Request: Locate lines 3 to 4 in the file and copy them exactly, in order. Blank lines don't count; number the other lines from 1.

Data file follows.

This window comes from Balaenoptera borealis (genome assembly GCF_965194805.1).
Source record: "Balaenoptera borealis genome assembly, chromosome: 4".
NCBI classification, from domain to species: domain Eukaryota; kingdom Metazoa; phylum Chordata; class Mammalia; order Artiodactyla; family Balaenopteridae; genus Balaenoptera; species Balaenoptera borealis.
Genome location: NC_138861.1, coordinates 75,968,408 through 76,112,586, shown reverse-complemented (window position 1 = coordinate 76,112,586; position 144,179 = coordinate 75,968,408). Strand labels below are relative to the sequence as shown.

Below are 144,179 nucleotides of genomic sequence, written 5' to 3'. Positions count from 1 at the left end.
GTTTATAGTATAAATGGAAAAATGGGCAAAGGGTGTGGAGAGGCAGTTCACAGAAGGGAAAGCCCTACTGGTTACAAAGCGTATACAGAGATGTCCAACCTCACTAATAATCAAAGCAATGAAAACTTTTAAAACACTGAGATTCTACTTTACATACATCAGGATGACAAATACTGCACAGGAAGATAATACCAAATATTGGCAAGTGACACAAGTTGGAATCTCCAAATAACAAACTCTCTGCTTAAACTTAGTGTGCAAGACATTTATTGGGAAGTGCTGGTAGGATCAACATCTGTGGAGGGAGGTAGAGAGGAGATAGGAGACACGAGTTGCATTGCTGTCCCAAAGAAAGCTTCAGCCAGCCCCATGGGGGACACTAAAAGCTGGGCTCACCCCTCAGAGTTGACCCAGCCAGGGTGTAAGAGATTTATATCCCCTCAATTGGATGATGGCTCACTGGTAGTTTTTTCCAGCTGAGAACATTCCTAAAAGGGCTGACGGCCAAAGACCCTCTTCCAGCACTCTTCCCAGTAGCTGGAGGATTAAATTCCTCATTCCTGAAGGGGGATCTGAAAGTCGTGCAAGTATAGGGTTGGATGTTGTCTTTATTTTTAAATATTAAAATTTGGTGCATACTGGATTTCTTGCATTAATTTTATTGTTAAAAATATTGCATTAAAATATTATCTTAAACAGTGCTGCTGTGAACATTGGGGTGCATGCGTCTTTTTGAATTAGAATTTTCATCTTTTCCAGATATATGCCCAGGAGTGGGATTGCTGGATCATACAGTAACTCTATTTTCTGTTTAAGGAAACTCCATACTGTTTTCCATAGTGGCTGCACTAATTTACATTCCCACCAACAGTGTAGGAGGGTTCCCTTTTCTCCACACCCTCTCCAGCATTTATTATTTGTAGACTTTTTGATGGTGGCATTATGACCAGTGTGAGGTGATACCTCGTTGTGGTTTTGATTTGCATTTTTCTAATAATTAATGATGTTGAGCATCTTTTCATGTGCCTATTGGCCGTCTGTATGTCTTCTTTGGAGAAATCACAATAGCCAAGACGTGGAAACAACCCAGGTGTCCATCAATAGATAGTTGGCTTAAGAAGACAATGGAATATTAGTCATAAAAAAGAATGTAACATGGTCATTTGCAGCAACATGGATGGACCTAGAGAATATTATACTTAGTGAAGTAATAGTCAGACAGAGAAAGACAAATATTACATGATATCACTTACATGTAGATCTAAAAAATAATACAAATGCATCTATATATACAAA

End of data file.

NCBI classification, from domain to species: domain Eukaryota; kingdom Metazoa; phylum Chordata; class Mammalia; order Artiodactyla; family Balaenopteridae; genus Balaenoptera; species Balaenoptera borealis.
Genome location: NC_138861.1, coordinates 75,968,408 through 76,112,586, shown reverse-complemented (window position 1 = coordinate 76,112,586; position 144,179 = coordinate 75,968,408). Strand labels below are relative to the sequence as shown.